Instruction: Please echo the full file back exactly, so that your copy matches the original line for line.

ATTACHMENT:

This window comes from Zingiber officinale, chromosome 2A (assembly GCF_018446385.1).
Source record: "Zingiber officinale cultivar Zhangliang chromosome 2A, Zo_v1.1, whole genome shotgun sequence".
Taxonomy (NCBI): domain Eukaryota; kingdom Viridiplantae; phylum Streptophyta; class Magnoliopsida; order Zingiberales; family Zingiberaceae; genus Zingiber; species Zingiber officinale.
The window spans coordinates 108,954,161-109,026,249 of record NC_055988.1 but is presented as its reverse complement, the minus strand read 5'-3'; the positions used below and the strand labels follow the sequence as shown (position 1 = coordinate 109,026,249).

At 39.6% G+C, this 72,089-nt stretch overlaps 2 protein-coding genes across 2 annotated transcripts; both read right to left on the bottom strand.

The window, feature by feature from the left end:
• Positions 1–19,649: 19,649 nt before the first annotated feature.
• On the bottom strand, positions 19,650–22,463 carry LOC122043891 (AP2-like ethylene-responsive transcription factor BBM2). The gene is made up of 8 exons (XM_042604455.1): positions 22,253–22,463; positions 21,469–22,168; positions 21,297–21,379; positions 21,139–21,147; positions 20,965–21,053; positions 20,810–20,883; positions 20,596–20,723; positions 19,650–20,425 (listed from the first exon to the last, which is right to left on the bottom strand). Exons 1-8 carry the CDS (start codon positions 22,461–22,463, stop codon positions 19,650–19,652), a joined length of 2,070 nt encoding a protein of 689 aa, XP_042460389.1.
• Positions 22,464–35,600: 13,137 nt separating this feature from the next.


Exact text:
This window comes from Zingiber officinale, chromosome 2A (assembly GCF_018446385.1).
Source record: "Zingiber officinale cultivar Zhangliang chromosome 2A, Zo_v1.1, whole genome shotgun sequence".
Taxonomy (NCBI): domain Eukaryota; kingdom Viridiplantae; phylum Streptophyta; class Magnoliopsida; order Zingiberales; family Zingiberaceae; genus Zingiber; species Zingiber officinale.
The window spans coordinates 108,954,161-109,026,249 of record NC_055988.1 but is presented as its reverse complement, the minus strand read 5'-3'; the positions used below and the strand labels follow the sequence as shown (position 1 = coordinate 109,026,249).

At 39.6% G+C, this 72,089-nt stretch overlaps 2 protein-coding genes across 2 annotated transcripts; both read right to left on the bottom strand.

The window, feature by feature from the left end:
• Positions 1–19,649: 19,649 nt before the first annotated feature.
• On the bottom strand, positions 19,650–22,463 carry LOC122043891 (AP2-like ethylene-responsive transcription factor BBM2). The gene is made up of 8 exons (XM_042604455.1): positions 22,253–22,463; positions 21,469–22,168; positions 21,297–21,379; positions 21,139–21,147; positions 20,965–21,053; positions 20,810–20,883; positions 20,596–20,723; positions 19,650–20,425 (listed from the first exon to the last, which is right to left on the bottom strand). Exons 1-8 carry the CDS (start codon positions 22,461–22,463, stop codon positions 19,650–19,652), a joined length of 2,070 nt encoding a protein of 689 aa, XP_042460389.1.
• Positions 22,464–35,600: 13,137 nt separating this feature from the next.